If you were a brand, what would you be?
Are you a Lexus or a Volvo?
Nike or Adidas?
McDonald's or Burger King?
I spent 17 years working as a copywriter. These are the kinds of questions often bandied about in ad agencies and focus groups. We also talk about how awful the word "bandied" is.
I spent a lot of time between projects — early mornings, late at night — working on my other writing, trying to escape advertising. Not that I didn't like it. I just wanted to see if I could make it outside that world. The jury remains out on that.
So imagine my surprise when, having finally sold my first novel (which was released yesterday), my publisher asked me to write a commercial for it.
They said, "Look. We've given you everything you asked for. We gave you an advance of well over a million dollars. We gave you a helicopter. We arranged for you to have a coffee with Miss France. Now we need you to do something for us."
This isn't exactly how the conversation went.
It was more like, "Look. Most of us haven't read your book and we're not exactly sure what your name is, but we hear you used to work in advertising, so maybe do a little promo thingy for it."
It's always struck me as strange that book advertising seems locked in a world 50 years ago. Largely bland print ads with lots of blurbs or 15-second videos with bad stock images and a voice-over speaking purplish prose. "Guy Finkle thought he knew what to expect when he went to the barber. Guy Finkle was in for the surprise haircut of his life."
Admit it. You kind of want to know what happened to poor Guy Finkle, don't you? He died, okay? He died of an atrocious, violent haircut. Happy now?
I sat down to try to write a commercial for my book.
And promptly blanked.
What ideas I did have were horrible. One example:
A spoof of the famous "Mean Joe Greene" Coke spot where I'm the kid and my editor is Mean Joe Greene. And I hand her the book and not a Coke. And she reads it. Except then she would have had to give me her shirt, like Mean Joe did with the kid who hands him the Coke. Which is weird. And her husband is a former Green Beret and threatened to beat me to a pulp if I mentioned the shirt idea again.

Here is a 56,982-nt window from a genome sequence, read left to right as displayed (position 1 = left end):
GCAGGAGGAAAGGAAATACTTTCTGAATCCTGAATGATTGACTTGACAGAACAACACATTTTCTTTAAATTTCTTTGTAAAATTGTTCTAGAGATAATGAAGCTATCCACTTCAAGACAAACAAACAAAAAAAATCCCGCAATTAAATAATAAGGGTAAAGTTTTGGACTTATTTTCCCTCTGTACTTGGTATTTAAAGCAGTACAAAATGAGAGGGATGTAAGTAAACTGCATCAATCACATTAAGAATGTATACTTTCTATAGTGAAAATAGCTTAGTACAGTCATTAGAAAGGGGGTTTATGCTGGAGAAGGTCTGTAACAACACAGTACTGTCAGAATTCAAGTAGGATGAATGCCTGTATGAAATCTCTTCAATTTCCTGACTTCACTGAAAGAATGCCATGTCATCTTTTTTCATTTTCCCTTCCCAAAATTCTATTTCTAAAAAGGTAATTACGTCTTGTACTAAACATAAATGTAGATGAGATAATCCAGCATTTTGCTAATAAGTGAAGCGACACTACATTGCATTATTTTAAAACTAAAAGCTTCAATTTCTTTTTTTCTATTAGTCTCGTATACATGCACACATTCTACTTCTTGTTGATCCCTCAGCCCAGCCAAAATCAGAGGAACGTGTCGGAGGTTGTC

Then I called my old art-director partner from my days at Ogilvy & Mather, Rick Knief. He's a director now. He had a great idea: do a fake focus group.
The publishers loved it. I remember their exact words. "We love this more than your book!"
Actually, David Falk, associate publisher at Touchstone/ Simon & Schuster, threw himself into the project with us and was invaluable. As was my editor, Sally Kim.
We had a day to shoot it and almost no money.
But we had Rick, and Rick is a genius.
Mind you, it is not uncommon for a client like a large bank or sneaker company to spend half a million dollars on production costs for a commercial alone. And that number can go up fast, depending on the number of days you're shooting, the number of people in the spot, the special effects, the music, a famous voice-over.
We called some actors we knew — people we'd worked with before. We found a focus-group facility. Rick baked the brownies that we would use in the video. A crew of five, including Rick and myself.
In the future, I think we're going to see a lot more promotional films like this. They're not hard to do. You just need an idea. Or Rick.
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John Kenney has worked as a copywriter in New York City for 17 years. He has also been a contributor to the New Yorker since 1999. Some of his work appears in a collection of the New Yorker’s humor writing, Disquiet, Please! He lives in Brooklyn, New York.
Books mentioned in this post
John Kenney is the author of Truth in Advertising